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Carlos Gonzalez, Garrett Richards and patellofemoral injuries

We discuss some of the biomechanical and anatomical factors behind the patellofemoral injuries suffered by Rockies OF Carlos Gonzalez and Angels SP Garrett Richards, as well as their long term effects on performance.

Dustin Bradford (Gonzlaez) and Mark L. Baer - USA TODAY Sports (Richards)

The knee is the most common site of injury in all of sports and accounts for the largest number of sports injury surgeries. Despite this, knee injuries account for a low percentage of baseball injuries, but still have a significant impact, with one study showing them making up roughly seven percent of all disabled list days in MLB over a span of eleven years. Knee injuries tend to be position-specific, with catchers particularly at risk for knee injuries, given the flexion-force relationships that arise from the 30,000-plus instances of squatting they endure during an average season.

While not a catcher, Carlos Gonzalez of the Rockies is no stranger to knee injuries, particularly of the patellofemoral kind. Suffering for most of the season with left knee tendinitis, his condition had worsened to the point where surgery was required, which will have him out until at least spring training. An MRI examination last week prompted shutting down CarGo for the season after a week of rest after it showed further deterioration of the joint, prompting this week's surgery. Quoting Rockies head athletic trainer Keith Dugger, the procedure involved:

...removing a whole bursa that was in there. There was a fat pad that was kind of beat up and tore up, they cleaned it out. And then the middle third of the patella tendon, where the actual diseased tissue was, they cut that out and sewed it back together.

While the MRI results did confirm a tear of Gonzalez' left patellar tendon, it wasn't until surgical exposure that the extent of the injury was truly known, which also included degeneration of a fat pad and one of the three bursa of the knee—fluid-filled sacs that provide reduced friction, allowing for free movement within a joint—as well as the patellar tendinopathy that prompted resection of the middle third of the tendon and repair of the remaining healthy tissue. Deep to the tendon is the aforementioned fat pad, which is highly vascularized and innervated (supplied with neural elements) and can often become inflamed and impinged, causing pain and a decreased range of motion.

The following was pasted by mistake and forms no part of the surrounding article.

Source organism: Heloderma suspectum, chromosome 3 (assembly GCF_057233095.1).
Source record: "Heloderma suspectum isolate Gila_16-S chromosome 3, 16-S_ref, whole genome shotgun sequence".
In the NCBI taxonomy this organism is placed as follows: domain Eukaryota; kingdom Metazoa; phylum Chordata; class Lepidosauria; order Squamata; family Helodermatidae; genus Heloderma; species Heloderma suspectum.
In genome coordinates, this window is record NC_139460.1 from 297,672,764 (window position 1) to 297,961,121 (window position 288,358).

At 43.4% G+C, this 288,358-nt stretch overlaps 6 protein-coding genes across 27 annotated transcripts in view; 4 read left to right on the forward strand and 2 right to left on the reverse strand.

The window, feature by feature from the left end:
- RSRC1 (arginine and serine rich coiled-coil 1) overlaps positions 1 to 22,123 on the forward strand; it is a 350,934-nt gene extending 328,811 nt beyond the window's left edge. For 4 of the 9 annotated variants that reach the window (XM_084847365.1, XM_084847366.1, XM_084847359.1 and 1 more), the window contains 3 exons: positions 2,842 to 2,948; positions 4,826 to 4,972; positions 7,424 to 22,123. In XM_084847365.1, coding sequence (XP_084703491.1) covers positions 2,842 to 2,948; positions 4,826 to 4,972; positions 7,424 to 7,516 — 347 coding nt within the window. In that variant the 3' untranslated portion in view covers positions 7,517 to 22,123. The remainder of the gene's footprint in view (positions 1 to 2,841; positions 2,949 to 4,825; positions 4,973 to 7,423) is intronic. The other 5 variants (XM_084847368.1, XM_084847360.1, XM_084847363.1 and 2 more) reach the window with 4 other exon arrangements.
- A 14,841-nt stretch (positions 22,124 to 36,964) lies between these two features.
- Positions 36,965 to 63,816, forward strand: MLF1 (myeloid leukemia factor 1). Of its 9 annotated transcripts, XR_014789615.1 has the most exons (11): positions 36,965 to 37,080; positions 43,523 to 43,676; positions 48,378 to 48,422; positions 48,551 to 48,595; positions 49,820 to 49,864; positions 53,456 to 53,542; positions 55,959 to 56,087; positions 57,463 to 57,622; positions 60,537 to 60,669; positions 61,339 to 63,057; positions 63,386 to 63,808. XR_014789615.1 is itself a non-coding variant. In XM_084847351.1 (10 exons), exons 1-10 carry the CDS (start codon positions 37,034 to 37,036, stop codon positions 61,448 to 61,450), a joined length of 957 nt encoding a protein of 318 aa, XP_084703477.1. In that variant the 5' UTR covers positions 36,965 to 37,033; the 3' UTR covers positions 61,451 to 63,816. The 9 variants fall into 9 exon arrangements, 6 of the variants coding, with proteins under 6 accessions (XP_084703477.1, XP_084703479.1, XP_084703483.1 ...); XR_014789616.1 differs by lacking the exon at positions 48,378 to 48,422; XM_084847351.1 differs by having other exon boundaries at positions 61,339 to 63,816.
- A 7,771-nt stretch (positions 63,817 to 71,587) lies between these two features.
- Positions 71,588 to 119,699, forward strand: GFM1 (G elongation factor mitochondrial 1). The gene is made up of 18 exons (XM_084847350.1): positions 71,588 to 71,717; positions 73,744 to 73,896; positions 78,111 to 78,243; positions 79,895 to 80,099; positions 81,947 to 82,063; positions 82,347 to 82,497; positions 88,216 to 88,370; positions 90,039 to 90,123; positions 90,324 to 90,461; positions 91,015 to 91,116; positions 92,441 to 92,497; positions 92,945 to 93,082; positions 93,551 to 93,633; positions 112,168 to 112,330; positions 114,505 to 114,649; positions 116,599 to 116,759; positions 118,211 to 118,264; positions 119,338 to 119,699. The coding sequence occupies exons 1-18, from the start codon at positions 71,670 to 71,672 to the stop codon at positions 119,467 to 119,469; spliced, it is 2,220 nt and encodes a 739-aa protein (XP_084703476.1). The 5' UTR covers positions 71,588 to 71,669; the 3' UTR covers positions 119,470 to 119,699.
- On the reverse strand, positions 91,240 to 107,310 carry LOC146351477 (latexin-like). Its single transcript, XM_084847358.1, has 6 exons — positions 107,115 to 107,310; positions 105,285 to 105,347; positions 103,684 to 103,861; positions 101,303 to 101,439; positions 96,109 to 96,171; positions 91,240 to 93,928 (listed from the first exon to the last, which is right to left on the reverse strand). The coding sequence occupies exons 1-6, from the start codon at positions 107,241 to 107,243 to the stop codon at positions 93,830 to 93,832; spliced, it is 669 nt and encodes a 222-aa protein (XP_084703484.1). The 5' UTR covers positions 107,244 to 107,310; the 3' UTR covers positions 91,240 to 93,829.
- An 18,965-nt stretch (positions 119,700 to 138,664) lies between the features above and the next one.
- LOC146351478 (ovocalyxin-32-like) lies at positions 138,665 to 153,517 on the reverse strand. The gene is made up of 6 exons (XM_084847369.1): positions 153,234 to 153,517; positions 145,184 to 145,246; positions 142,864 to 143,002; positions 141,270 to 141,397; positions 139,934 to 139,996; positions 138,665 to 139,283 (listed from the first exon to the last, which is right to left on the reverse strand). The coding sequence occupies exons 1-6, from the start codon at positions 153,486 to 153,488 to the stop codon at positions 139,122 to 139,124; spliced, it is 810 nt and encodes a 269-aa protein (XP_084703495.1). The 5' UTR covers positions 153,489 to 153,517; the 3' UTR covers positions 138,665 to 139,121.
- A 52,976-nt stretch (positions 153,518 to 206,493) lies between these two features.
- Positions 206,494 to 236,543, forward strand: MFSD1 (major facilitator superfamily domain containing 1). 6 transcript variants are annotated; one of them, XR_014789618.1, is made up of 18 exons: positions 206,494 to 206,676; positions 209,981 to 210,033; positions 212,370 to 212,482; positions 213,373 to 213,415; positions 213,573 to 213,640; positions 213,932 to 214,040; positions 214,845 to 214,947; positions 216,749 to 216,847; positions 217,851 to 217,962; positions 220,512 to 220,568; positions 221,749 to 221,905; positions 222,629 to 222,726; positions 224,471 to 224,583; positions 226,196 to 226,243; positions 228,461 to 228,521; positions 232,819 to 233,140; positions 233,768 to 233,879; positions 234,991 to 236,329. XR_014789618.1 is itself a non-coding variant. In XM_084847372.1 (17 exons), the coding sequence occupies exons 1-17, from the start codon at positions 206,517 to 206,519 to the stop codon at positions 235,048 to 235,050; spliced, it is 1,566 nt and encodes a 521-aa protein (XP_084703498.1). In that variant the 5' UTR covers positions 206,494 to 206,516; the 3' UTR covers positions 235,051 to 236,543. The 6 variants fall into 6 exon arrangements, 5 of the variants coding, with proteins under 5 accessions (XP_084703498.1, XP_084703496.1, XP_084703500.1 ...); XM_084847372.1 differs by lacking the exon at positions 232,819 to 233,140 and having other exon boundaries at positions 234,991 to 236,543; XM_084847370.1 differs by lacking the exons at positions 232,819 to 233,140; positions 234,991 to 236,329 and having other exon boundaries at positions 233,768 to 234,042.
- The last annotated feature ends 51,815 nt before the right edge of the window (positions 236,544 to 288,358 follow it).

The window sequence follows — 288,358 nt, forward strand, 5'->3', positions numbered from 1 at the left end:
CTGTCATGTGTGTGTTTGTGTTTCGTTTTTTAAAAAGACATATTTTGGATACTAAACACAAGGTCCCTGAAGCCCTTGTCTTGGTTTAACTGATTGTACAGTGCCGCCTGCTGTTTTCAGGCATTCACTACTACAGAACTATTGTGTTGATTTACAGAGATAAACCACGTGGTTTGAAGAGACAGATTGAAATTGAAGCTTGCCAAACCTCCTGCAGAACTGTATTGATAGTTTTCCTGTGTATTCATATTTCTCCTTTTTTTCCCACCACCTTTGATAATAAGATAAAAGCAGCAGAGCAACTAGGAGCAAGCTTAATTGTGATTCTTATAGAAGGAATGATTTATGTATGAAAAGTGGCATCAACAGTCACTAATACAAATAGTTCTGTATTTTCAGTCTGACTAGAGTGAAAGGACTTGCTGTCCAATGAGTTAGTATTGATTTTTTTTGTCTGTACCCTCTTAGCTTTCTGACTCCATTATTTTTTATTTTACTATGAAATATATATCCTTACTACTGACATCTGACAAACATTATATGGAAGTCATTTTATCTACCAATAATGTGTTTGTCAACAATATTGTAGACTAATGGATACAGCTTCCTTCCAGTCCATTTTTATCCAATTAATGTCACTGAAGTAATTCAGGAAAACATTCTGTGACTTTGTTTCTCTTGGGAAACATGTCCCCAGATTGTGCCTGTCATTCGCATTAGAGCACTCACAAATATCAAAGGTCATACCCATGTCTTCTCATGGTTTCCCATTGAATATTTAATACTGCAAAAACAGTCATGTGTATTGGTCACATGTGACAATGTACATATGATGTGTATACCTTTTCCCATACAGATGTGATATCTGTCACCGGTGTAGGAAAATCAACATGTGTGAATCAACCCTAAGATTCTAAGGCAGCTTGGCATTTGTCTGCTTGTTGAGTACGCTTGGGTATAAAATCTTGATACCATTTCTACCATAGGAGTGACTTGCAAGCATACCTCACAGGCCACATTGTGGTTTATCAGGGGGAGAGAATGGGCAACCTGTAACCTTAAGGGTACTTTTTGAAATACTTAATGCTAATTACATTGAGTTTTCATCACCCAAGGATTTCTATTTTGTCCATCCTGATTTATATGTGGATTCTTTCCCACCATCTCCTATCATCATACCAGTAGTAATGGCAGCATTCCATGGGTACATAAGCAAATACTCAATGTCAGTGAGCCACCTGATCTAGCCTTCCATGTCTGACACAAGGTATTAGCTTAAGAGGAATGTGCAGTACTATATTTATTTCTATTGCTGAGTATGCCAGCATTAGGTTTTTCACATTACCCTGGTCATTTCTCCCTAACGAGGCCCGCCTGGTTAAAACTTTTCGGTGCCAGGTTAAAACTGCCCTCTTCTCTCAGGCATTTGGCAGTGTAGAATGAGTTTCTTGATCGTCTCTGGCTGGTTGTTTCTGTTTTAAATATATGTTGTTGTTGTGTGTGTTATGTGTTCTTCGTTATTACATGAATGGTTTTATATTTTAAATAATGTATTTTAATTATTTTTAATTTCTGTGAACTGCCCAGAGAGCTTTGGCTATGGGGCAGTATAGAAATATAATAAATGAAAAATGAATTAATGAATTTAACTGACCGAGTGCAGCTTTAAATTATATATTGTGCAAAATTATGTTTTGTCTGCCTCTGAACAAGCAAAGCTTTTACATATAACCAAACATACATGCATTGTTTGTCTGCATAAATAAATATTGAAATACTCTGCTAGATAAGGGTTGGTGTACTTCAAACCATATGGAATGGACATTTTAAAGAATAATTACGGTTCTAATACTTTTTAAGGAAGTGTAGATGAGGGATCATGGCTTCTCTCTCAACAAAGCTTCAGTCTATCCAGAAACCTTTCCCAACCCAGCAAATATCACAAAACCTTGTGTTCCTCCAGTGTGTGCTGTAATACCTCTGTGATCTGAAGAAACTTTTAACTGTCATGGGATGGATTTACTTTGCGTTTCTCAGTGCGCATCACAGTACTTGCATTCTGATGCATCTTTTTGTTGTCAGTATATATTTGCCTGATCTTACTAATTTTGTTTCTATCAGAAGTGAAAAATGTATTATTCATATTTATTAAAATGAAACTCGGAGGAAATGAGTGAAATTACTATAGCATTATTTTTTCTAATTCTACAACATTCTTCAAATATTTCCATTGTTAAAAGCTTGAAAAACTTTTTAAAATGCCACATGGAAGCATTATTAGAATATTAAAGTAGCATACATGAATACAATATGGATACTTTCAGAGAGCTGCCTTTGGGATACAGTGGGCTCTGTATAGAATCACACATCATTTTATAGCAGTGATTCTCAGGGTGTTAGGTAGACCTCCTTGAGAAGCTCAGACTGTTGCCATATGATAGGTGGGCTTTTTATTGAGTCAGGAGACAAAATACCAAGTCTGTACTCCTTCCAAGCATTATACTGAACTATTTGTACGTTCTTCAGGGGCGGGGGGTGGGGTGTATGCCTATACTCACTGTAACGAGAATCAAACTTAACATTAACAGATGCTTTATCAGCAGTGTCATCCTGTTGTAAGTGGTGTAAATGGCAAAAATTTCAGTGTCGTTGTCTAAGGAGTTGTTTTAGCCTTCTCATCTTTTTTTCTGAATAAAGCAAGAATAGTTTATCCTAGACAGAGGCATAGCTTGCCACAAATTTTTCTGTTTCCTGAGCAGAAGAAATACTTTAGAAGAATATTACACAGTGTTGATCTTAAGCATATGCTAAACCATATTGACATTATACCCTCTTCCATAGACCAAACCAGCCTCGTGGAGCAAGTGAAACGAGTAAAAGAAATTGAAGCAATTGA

Biomechanically, the patella bone (or kneecap) functions as a fulcrum; it increases the moment arm—amount of leverage—of the quadriceps muscles, improving the amount of torque that the muscles can generate. A sesamoid bone, the patella is encased in the patellar tendon, and assists in how much force the tendon can exert on the femur by increasing the angle at which it acts. The patella comes in contact with the trochlea of the femur between 10 to 20 degrees of knee flexion, allowing the tendon to sustain compressive forces at the knee in 90 to 100 degrees of flexion that is as much as 7.6 times body weight.

At full extension of the knee, the patella lies on top of the fat pad, with no articulation—touching—with the femur. As flexion transpires, the patella begins to articulate with the femur, with force transfer undertaken, with maximal bony stability provided at 45 degrees of flexion. With flexion comes increased stress on the quadriceps muscles and the patellar tendon, which is the continuation of their distal common tendon. Over time, these stresses can cause the wear and tear seen in Gonzalez' knee—thickening of the tendon beyond its average of five to seven millimeters is common—as well that seen in the fat pad and bursa. This type of tear is often labeled 'jumper's knee' and is one of three forms of patellar tendon tear. Orthotics, non-steroidal medication, platelet-rich plasma injections, and shock wave treatment among others are courses of action that can be pursued along with rest, stretching, and strengthening exercises of the quadriceps.